The co-owner and CEO of a California investment firm recently pleaded guilty to federal charges of tax fraud and wire fraud. According to reports, the 66-year-old Diamond Bar man operated a day-trading scheme that took in $49 million from investors from 2005-2011. He was arrested in October and now faces up to 23 years in a federal penitentiary for his tax crimes.
The fiscal cliff, Washington's latest catch-phrase, holds a surprise for California taxpayers seeking early filing opportunities. According to acting IRS Commissioner Steven Miller, the tax controversy looms trouble on the horizon for nearly two-thirds of America's nearly 150 million tax filers. The AMT tax controversy means that many California taxpayers may be affected by Congress' delay in acting on the fiscal cliff issue. The AMT laws were initially enacted as part of the Tax Reform Act of 1969 and imposed an additional tax to the regular income tax.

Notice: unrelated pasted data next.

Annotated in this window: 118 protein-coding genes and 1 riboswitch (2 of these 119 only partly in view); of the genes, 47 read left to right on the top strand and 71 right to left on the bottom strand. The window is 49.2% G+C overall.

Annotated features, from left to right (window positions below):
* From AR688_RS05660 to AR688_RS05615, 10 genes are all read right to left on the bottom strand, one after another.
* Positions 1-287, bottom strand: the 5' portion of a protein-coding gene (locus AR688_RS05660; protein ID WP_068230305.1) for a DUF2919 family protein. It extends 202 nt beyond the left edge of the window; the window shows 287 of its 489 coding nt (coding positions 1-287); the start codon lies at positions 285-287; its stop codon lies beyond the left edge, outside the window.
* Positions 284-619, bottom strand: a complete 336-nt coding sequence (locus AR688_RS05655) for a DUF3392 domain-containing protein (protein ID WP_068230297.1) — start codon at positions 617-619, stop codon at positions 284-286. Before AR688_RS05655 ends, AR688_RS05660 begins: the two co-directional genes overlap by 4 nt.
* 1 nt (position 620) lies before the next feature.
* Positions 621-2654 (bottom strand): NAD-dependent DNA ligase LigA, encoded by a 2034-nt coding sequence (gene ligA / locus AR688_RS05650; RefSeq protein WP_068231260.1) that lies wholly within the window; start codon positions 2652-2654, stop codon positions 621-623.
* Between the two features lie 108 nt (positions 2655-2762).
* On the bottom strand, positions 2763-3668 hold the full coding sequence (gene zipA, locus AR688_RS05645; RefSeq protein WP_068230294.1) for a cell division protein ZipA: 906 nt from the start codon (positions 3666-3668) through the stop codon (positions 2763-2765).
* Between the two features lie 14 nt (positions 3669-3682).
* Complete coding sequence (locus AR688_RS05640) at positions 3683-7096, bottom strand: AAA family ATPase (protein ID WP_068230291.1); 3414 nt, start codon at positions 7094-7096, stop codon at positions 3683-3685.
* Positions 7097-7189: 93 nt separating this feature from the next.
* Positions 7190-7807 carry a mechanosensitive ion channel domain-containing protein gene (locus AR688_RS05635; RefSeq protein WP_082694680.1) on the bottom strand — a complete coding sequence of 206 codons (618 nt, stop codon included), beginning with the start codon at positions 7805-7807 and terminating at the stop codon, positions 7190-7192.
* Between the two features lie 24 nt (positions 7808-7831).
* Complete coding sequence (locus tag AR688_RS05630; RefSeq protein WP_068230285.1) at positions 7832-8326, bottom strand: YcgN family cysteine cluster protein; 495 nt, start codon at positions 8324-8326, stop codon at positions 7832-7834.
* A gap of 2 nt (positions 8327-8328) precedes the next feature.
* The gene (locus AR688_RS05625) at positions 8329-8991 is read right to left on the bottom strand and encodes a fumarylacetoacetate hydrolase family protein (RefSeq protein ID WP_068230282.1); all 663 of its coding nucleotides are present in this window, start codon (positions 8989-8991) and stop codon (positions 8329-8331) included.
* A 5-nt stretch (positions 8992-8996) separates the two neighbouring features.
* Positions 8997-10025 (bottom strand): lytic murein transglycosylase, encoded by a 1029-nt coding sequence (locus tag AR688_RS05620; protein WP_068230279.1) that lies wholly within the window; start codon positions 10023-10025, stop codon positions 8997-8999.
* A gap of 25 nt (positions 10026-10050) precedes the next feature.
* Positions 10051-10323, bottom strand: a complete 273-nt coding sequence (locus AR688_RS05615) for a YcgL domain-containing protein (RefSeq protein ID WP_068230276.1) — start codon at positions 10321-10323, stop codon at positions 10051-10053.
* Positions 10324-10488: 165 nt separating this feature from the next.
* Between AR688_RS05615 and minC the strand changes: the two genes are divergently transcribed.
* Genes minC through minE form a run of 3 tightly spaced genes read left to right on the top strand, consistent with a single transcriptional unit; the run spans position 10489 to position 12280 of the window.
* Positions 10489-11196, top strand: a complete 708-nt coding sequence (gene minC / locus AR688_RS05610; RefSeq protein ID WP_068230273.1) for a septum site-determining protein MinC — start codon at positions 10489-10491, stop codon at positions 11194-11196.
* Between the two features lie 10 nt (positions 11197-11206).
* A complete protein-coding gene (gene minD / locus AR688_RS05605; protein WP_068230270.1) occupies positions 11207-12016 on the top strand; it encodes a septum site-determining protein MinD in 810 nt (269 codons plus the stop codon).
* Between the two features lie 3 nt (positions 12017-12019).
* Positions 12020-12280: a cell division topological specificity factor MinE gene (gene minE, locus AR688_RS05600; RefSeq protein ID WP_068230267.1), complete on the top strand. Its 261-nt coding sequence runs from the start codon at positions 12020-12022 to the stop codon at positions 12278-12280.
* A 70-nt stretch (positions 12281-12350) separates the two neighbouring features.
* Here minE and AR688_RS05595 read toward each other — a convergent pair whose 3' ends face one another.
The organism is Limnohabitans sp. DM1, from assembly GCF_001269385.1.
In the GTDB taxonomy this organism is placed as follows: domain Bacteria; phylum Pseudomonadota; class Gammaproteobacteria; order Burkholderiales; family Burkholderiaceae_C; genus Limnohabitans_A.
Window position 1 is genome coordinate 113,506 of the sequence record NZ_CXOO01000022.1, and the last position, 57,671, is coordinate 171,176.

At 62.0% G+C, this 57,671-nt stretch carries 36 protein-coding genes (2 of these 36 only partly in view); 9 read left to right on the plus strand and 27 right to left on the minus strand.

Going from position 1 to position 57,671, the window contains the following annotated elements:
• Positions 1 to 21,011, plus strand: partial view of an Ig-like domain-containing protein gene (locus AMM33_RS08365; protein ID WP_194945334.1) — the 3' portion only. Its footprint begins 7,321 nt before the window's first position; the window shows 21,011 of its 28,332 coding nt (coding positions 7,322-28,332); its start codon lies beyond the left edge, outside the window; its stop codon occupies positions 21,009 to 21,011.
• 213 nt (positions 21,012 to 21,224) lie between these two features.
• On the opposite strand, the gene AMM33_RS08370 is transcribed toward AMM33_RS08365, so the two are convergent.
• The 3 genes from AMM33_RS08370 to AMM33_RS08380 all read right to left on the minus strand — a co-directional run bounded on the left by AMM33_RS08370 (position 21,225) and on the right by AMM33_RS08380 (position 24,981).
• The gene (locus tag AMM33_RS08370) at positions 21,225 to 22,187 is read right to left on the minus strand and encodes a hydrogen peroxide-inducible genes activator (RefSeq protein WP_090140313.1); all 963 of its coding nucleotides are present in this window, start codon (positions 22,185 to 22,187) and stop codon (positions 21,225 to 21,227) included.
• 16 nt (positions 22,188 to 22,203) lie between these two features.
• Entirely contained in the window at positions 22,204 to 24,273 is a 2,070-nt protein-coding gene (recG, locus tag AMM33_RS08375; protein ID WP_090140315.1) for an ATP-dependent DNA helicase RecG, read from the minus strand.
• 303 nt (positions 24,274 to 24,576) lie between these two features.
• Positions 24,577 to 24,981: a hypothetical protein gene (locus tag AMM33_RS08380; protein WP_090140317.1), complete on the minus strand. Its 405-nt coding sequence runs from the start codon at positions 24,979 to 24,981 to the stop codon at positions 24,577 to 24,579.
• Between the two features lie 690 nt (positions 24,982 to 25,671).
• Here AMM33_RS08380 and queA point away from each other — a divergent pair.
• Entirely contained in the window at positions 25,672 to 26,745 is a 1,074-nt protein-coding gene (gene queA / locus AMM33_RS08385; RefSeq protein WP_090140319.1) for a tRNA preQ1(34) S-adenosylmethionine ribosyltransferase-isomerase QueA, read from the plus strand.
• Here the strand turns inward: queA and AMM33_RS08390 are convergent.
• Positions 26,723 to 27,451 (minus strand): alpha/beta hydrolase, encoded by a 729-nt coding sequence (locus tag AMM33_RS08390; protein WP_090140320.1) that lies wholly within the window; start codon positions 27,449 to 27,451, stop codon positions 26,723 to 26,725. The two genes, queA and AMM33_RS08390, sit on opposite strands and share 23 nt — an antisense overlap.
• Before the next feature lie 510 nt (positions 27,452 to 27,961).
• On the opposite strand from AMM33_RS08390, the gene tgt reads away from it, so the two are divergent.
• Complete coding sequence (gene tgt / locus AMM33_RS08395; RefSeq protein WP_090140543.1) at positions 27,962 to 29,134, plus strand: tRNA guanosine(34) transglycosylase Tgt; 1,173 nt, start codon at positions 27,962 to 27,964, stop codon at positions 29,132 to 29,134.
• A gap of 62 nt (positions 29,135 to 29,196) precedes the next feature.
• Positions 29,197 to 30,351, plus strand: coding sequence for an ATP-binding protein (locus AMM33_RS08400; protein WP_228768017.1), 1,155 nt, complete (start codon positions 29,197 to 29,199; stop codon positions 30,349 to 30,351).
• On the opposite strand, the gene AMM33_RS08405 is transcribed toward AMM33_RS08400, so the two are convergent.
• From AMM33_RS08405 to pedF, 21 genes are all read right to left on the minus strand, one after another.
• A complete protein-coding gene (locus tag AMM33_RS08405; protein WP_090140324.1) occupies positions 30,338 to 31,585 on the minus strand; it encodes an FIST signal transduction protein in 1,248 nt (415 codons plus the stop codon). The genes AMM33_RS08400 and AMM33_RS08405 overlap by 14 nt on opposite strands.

Facing prosecution from state or federal authorities on alleged tax violations can be a daunting prospect. However, despite the risk of facing prosecution for tax crimes, in many cases, there are circumstances that may mitigate or refute the charges filed by authorities. Two California residents face such charges, as they were charged with tax crimes and other offenses that prosecutors say was part of a large scale mortgage fraud scheme.